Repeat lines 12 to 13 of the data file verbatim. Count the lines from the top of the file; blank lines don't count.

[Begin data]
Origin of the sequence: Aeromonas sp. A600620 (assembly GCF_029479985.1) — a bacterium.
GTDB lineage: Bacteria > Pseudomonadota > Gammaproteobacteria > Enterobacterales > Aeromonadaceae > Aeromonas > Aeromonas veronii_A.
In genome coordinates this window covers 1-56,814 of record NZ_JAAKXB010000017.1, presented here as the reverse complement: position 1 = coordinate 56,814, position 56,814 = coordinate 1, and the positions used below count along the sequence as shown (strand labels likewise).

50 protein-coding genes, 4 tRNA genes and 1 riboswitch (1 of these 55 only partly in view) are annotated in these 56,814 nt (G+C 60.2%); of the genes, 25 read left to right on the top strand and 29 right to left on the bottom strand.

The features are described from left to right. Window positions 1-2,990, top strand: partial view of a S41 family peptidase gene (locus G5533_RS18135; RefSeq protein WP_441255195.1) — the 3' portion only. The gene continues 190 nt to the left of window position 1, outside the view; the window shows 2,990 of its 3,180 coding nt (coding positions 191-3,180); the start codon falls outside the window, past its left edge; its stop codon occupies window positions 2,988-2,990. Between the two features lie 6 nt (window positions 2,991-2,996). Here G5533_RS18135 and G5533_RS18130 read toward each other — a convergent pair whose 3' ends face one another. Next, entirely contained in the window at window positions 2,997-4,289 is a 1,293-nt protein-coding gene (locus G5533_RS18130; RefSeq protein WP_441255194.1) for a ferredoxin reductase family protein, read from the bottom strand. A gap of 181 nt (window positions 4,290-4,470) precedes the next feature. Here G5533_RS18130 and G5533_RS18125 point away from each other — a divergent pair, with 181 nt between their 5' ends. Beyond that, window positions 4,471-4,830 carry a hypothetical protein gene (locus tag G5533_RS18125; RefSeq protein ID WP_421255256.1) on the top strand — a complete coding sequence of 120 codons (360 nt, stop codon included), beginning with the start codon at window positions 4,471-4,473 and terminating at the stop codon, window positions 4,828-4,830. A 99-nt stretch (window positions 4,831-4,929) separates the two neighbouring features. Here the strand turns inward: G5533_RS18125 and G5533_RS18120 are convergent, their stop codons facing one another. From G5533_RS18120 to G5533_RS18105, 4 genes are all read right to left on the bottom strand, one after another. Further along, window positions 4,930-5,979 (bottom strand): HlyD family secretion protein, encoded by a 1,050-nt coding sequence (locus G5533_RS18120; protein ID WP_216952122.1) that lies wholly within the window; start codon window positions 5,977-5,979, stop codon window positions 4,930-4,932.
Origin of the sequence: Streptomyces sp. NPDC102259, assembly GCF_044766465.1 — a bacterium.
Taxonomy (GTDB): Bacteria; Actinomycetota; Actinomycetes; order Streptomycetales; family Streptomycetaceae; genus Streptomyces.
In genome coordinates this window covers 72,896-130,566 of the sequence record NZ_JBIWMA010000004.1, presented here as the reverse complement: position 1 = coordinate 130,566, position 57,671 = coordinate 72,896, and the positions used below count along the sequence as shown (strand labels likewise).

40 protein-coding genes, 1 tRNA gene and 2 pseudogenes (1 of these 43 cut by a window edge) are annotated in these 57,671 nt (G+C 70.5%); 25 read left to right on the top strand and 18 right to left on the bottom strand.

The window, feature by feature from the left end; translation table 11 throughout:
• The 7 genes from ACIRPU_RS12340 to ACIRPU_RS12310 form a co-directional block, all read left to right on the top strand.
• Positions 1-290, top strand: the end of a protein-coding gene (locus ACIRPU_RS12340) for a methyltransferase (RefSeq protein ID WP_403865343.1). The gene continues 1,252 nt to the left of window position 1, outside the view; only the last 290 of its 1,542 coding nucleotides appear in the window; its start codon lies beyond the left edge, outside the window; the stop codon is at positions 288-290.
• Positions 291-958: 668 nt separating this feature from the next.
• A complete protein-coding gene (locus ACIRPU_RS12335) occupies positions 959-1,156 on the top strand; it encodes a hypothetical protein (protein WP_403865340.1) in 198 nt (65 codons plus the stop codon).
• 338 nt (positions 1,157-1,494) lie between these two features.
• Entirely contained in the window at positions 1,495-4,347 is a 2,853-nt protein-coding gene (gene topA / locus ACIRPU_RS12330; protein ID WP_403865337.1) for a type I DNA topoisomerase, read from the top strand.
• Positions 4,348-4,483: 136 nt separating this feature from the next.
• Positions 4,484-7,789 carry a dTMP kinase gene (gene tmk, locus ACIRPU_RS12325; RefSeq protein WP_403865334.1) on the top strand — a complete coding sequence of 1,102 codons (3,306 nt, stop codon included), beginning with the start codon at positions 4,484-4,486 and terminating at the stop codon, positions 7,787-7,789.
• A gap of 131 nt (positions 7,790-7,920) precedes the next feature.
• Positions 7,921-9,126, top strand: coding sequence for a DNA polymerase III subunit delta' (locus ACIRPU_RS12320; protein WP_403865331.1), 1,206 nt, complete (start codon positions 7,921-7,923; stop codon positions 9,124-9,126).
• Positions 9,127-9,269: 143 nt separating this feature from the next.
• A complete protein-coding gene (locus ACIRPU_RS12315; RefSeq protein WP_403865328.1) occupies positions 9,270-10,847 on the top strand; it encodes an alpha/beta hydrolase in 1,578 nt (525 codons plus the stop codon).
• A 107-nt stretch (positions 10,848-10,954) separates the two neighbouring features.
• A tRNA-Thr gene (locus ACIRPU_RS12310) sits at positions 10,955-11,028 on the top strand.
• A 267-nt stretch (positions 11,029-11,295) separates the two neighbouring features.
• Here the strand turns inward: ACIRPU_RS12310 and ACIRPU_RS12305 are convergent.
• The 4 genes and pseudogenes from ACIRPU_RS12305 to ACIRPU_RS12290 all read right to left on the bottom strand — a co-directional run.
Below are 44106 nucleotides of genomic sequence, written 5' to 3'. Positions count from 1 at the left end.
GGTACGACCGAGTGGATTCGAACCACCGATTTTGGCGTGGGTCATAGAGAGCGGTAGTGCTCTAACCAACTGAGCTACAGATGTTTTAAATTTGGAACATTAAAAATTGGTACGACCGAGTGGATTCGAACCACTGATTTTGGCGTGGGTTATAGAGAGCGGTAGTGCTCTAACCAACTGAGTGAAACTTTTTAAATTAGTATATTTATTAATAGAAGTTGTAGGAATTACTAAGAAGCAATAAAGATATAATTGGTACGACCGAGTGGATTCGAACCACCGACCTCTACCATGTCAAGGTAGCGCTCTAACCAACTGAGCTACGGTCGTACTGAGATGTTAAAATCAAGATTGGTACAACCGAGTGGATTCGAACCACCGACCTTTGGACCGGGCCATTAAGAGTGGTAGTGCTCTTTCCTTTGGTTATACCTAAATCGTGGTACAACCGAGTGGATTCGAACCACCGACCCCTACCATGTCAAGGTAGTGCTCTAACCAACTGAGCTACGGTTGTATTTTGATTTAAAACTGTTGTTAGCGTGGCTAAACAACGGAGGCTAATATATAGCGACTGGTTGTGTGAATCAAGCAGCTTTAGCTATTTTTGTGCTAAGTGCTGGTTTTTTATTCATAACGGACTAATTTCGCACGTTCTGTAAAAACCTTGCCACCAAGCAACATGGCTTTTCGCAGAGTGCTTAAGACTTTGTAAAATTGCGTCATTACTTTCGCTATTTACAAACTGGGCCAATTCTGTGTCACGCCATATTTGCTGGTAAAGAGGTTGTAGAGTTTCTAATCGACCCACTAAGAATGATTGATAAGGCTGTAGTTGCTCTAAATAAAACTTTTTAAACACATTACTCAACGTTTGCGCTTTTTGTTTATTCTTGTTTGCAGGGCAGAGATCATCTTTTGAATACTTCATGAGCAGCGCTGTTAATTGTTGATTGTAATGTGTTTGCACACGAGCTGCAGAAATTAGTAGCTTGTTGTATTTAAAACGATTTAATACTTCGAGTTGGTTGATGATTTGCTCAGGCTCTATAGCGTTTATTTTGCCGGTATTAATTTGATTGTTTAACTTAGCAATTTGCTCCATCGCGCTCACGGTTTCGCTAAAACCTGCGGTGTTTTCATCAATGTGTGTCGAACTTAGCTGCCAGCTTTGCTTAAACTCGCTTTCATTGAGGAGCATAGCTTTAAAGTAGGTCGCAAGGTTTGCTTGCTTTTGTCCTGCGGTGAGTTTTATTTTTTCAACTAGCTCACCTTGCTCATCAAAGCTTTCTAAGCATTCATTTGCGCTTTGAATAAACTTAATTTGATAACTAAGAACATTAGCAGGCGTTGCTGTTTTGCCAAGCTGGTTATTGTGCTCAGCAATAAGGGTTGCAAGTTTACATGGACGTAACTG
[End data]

• Positions 1-290, top strand: the end of a protein-coding gene (locus ACIRPU_RS12340) for a methyltransferase (RefSeq protein ID WP_403865343.1). The gene continues 1,252 nt to the left of window position 1, outside the view; only the last 290 of its 1,542 coding nucleotides appear in the window; its start codon lies beyond the left edge, outside the window; the stop codon is at positions 288-290.
• Positions 291-958: 668 nt separating this feature from the next.